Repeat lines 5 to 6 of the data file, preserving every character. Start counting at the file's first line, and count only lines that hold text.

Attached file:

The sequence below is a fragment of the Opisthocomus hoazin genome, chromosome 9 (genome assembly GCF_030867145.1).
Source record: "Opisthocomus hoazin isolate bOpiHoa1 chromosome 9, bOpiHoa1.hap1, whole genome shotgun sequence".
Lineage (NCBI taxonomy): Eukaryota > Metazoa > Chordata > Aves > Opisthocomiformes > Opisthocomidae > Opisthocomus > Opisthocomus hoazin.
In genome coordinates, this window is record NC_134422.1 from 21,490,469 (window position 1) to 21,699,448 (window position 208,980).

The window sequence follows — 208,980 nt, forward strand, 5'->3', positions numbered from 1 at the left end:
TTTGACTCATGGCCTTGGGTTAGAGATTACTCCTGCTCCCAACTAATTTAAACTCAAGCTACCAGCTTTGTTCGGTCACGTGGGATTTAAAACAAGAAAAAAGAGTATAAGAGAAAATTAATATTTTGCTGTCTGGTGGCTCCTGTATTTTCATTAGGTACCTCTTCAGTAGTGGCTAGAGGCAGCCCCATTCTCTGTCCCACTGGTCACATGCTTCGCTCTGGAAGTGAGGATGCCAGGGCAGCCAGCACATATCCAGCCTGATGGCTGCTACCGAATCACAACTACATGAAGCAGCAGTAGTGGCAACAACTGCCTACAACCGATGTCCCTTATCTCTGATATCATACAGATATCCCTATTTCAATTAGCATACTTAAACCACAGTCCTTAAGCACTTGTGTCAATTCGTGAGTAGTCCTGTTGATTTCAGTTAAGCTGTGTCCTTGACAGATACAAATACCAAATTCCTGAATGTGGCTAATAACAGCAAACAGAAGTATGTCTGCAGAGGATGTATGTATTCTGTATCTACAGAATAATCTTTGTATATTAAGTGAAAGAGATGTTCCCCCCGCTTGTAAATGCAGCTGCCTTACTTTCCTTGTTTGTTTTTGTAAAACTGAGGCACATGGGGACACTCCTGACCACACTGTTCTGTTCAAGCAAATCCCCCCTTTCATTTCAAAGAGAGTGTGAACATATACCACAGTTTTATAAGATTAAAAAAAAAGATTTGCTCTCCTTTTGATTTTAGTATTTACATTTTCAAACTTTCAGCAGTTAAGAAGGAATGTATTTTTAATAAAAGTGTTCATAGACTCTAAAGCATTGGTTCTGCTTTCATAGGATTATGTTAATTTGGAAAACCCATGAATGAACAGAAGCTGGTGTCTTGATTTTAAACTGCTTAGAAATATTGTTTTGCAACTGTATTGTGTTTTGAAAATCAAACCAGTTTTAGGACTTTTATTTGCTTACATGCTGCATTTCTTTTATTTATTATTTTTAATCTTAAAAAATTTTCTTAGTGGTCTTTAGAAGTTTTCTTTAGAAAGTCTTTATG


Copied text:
The window sequence follows — 208,980 nt, forward strand, 5'->3', positions numbered from 1 at the left end:
TTTGACTCATGGCCTTGGGTTAGAGATTACTCCTGCTCCCAACTAATTTAAACTCAAGCTACCAGCTTTGTTCGGTCACGTGGGATTTAAAACAAGAAAAAAGAGTATAAGAGAAAATTAATATTTTGCTGTCTGGTGGCTCCTGTATTTTCATTAGGTACCTCTTCAGTAGTGGCTAGAGGCAGCCCCATTCTCTGTCCCACTGGTCACATGCTTCGCTCTGGAAGTGAGGATGCCAGGGCAGCCAGCACATATCCAGCCTGATGGCTGCTACCGAATCACAACTACATGAAGCAGCAGTAGTGGCAACAACTGCCTACAACCGATGTCCCTTATCTCTGATATCATACAGATATCCCTATTTCAATTAGCATACTTAAACCACAGTCCTTAAGCACTTGTGTCAATTCGTGAGTAGTCCTGTTGATTTCAGTTAAGCTGTGTCCTTGACAGATACAAATACCAAATTCCTGAATGTGGCTAATAACAGCAAACAGAAGTATGTCTGCAGAGGATGTATGTATTCTGTATCTACAGAATAATCTTTGTATATTAAGTGAAAGAGATGTTCCCCCCGCTTGTAAATGCAGCTGCCTTACTTTCCTTGTTTGTTTTTGTAAAACTGAGGCACATGGGGACACTCCTGACCACACTGTTCTGTTCAAGCAAATCCCCCCTTTCATTTCAAAGAGAGTGTGAACATATACCACAGTTTTATAAGATTAAAAAAAAAGATTTGCTCTCCTTTTGATTTTAGTATTTACATTTTCAAACTTTCAGCAGTTAAGAAGGAATGTATTTTTAATAAAAGTGTTCATAGACTCTAAAGCATTGGTTCTGCTTTCATAGGATTATGTTAATTTGGAAAACCCATGAATGAACAGAAGCTGGTGTCTTGATTTTAAACTGCTTAGAAATATTGTTTTGCAACTGTATTGTGTTTTGAAAATCAAACCAGTTTTAGGACTTTTATTTGCTTACATGCTGCATTTCTTTTATTTATTATTTTTAATCTTAAAAAATTTTCTTAGTGGTCTTTAGAAGTTTTCTTTAGAAAGTCTTTATG